I joined the company (then dma-design) in 1995. I worked on a game called 'Space Station Silicon Valley' (SV) for the Nintendo 64. At the time we worked in a larger open office that housed 4 teams. SV, Tanktics, the test department and Gta. The company was very open, there was even a thing called Friday afternoon R&D where you were encouraged to talk to other teams to cross pollinate ideas.
So I was able to follow the development of gta1&2 fairly closely.
By the time I got there, the game had already gone through a number of changes. The game originally started from a tech demo made by Mike Dailly. It was a top down view with 3d buildings on top. This was before 3D cards and it was hard to get 3D to run at a decent frame rate. Mike's demo used code similar to Doom to draw the 3D effect. The downside of this code was that the camera could not tilt. The upside was that the game ran on a pc without hardware acceleration at a good frame rate.
The team took this engine and developed the game around it. Initially it was a racing game called 'Race n Chase'. Then they changed it to a pizza delivery theme. After this they turned the player into a cop. Then they settled on the idea of the player being a criminal. All of these changes had already happened by the time I got there.
The team at dma-design wrote the game on PC. The PlayStation version was handled by an external company called Visual Science, ran by Russel Kay. Russel Kay had been one of the original developers on Lemmings but left dma-design to set up Visual Science.
The PC has loads more memory (32M in those days) than a PlayStation (2M). The PC has a faster processor and more graphics memory. As a result the game had to be cut down to fit on the PS. Whenever the team at dma-design saw a new PlayStation version they were always disappointed.
The PC version would use 256 colours for the textures. I remember one particular time when all of the textures for the PS version had been cut down to 16 colours. When the artists saw the results there was cursing. There was no choice though. Difficult choices had to be made to get the game to run on a PS.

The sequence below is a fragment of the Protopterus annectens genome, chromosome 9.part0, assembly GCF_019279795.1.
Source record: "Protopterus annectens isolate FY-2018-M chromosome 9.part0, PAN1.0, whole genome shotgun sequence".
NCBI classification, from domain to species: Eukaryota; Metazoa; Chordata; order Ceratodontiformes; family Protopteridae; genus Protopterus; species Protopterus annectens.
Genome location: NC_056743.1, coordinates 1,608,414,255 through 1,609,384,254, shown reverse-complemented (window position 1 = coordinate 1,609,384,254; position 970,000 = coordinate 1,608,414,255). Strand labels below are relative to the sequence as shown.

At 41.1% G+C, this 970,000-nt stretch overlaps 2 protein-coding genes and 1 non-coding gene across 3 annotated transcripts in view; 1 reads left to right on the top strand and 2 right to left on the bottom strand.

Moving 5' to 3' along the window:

I think the PS version didn't have trains (this was because of time constrains) and a level had to be cut. I could be wrong on this.
Gta never looked like it was going to be as successful as it was. There were higher hopes for 'Body Harvest' and other games. In fact, initially the game didn't sell that well. It was only after some controversy around the violent nature of the game arose that sales picked up.
Allegedly, there had been a meeting at the publisher (BMG-Interactive) to decide whether it was even worth releasing the game at all. This was just months prior to the actual release.
Gta was successful because of its wildly innovative gameplay, the living breathing world and the controversy. The team started on gta2 immediately. (Fun fact; the game was called GBH until a deal with the publisher was finalized)
Gta had been a little rushed and the team were keen to fix more bugs and add more polish. Especially the lighting system needed improvement. The lighting in gta2 looks a lot nicer. Gta2 was set in the near future which required a lot of changes particularly with weapons.
The team also introduced a whole new respect system. The development of gta2 took 2 years and the game came out in 1999.
Although Gta2 is much more solid and better looking than the original, it didn't really deliver in terms of sales.
The Gta team had loads of outspoken characters on it. Most teams were quietly getting on with stuff but this wasn't the way at gta. There were arguments and tempers would flare at times. Maybe colourful people were what was needed to think it was a good idea to make the player a criminal.